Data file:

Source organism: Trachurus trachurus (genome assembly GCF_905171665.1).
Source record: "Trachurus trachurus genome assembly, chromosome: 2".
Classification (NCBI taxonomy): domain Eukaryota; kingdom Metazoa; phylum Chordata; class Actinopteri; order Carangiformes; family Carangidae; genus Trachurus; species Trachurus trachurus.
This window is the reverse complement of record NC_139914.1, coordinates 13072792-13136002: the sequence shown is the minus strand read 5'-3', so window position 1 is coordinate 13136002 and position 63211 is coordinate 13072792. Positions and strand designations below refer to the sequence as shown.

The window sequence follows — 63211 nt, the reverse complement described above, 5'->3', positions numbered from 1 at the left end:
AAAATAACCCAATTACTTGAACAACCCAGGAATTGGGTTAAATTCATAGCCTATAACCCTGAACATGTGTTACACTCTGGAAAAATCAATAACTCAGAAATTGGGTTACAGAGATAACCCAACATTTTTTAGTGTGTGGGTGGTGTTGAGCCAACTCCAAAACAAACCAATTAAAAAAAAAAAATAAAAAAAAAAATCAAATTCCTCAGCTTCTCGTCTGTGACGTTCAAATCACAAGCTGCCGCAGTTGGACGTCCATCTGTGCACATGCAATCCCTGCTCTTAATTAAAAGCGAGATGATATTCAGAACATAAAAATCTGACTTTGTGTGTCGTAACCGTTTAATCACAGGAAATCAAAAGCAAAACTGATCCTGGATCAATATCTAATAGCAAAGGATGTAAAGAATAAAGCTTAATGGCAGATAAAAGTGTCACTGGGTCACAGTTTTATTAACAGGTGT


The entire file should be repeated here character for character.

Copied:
Source organism: Trachurus trachurus (genome assembly GCF_905171665.1).
Source record: "Trachurus trachurus genome assembly, chromosome: 2".
Classification (NCBI taxonomy): domain Eukaryota; kingdom Metazoa; phylum Chordata; class Actinopteri; order Carangiformes; family Carangidae; genus Trachurus; species Trachurus trachurus.
This window is the reverse complement of record NC_139914.1, coordinates 13072792-13136002: the sequence shown is the minus strand read 5'-3', so window position 1 is coordinate 13136002 and position 63211 is coordinate 13072792. Positions and strand designations below refer to the sequence as shown.

The window sequence follows — 63211 nt, the reverse complement described above, 5'->3', positions numbered from 1 at the left end:
AAAATAACCCAATTACTTGAACAACCCAGGAATTGGGTTAAATTCATAGCCTATAACCCTGAACATGTGTTACACTCTGGAAAAATCAATAACTCAGAAATTGGGTTACAGAGATAACCCAACATTTTTTAGTGTGTGGGTGGTGTTGAGCCAACTCCAAAACAAACCAATTAAAAAAAAAAAATAAAAAAAAAAATCAAATTCCTCAGCTTCTCGTCTGTGACGTTCAAATCACAAGCTGCCGCAGTTGGACGTCCATCTGTGCACATGCAATCCCTGCTCTTAATTAAAAGCGAGATGATATTCAGAACATAAAAATCTGACTTTGTGTGTCGTAACCGTTTAATCACAGGAAATCAAAAGCAAAACTGATCCTGGATCAATATCTAATAGCAAAGGATGTAAAGAATAAAGCTTAATGGCAGATAAAAGTGTCACTGGGTCACAGTTTTATTAACAGGTGT